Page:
THE SNOW MACHINE STARTING EARLY UP NORTH...
I've been seeing a lot of cold air on the weather charts lately, especially for so early in the season. Being of "limited sound mind" when it comes to snow ( I'm a big fan) it's impossible for me not to start thinking of the coming snow season. Most years we see our first flurries in late October which is only a couple months away, but who's counting?
Of course whatever happens this year, it's going to be hard to top what we had last winter. After a slow start, a very snowy January and February produced more than 40" of snow in just 6 weeks. That combined with the cold made it the worst winter in my area since 2013-14.
You can see the whole northern half of the nation was impacted by well above normal snowfall.
I took these pictures on March 1st in Austin, Minnesota where there was a 40" snow depth. It was astounding. The most snow I've ever seen on the ground here in the Midwest
The two biggest storms of last winter managed to miss my house (typical of my luck) but caught other parts of my area. The first was the big Thanksgiving weekend blizzard that smoked SE Iowa and northern Illinois. Here's the snow totals from that event. The 15" in the Quad Cities was easily the largest November snow of all-time
With winds up to 50 mph blizzard warnings were issued for the following areas.
The 2nd major storm in late February blasted the northwest half of Iowa and SE Minnesota. Again more than a foot of snow and 50 mph winds combined to produce whiteout conditions. Here's some of the totals from that event.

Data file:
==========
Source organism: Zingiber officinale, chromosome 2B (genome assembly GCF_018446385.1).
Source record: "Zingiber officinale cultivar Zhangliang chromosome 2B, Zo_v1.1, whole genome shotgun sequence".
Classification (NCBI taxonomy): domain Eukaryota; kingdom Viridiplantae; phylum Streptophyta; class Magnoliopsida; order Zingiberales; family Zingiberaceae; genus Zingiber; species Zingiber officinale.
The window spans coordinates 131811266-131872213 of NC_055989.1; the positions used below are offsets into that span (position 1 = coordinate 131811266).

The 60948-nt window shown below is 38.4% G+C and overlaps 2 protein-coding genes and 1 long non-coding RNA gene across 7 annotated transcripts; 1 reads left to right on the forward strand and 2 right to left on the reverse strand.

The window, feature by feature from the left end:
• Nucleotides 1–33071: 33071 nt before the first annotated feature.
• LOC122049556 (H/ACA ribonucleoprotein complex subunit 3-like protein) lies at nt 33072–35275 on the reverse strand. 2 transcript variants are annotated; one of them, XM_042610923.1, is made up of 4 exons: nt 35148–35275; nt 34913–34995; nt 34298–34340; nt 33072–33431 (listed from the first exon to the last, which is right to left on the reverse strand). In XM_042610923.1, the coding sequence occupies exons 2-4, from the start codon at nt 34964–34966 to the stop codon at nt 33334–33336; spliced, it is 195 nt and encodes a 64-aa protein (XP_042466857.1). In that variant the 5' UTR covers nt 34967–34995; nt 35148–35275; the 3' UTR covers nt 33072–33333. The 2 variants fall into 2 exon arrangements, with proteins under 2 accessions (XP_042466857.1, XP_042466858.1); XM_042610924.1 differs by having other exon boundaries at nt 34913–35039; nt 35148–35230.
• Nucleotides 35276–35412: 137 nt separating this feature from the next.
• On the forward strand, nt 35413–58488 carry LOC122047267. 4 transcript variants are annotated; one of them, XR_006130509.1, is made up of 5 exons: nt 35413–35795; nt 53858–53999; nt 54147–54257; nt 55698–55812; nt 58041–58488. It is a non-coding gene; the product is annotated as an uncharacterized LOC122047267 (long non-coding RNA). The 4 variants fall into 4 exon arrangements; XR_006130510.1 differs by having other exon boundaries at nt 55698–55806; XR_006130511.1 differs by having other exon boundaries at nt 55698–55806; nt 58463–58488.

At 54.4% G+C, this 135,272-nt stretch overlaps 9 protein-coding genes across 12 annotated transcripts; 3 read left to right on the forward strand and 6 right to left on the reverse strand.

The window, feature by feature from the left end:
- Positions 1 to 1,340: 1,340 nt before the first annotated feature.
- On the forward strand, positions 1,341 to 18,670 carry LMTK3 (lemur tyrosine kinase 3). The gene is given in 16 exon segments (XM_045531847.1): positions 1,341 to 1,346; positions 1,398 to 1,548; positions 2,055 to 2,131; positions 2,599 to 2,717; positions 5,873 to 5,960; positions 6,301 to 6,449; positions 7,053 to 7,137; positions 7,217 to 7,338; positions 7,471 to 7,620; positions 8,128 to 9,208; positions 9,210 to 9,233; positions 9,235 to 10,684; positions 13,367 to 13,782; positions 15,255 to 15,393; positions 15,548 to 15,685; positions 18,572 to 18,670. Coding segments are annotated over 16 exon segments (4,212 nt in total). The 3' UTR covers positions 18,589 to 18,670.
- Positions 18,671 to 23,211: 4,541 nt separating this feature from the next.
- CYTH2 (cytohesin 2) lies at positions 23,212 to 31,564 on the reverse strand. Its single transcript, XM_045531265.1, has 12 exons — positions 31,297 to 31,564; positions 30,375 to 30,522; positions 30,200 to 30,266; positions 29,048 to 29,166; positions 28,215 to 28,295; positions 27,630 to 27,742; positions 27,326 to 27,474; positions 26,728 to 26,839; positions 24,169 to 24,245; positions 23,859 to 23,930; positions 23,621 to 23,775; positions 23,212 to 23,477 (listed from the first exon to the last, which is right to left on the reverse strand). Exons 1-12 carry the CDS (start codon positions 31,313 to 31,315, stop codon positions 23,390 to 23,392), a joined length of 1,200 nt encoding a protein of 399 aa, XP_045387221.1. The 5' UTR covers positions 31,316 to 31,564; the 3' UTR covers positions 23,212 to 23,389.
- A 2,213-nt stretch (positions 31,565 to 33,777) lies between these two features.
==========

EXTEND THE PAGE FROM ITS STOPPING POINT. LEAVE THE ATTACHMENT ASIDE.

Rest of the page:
Huge drifts up to 20 feet closed I-35 from northern Iowa to just about Minneapolis. A couple pictures taken near Rochester, Minnesota after the storm.
As bad and disruptive as these two storms were, they were only rated 1 on the RSI (regional snowfall index) NOAA's National Centers for Environmental Information is now producing the Regional Snowfall Index (RSI) for significant snowstorms that impact the eastern two thirds of the U.S. The RSI ranks snowstorm impacts on a scale from 1 to 5, similar to the Fujita scale for tornadoes or the Saffir-Simpson scale for hurricanes.These types of storms have large areas of 10 inch or greater snowfall accumulations. The RSI has five categories: Extreme, Crippling, Major, Significant, and Notable. The index differs from other meteorological indices in that it uses population information in addition to meteorological measurements. Thus the RSI gives an indication of a storm's societal impacts. This scale was developed because of the impact snowstorms can have on the country in terms of transportation and economic impact. RSI scores are a function of the area affected by the snowstorm, the amount of snow, and the number of people living in the path of the storm. The largest RSI values result from storms producing heavy snowfall over large areas that include major metropolitan centers.
This is the November blizzard RSI
This is the late February storm's RSI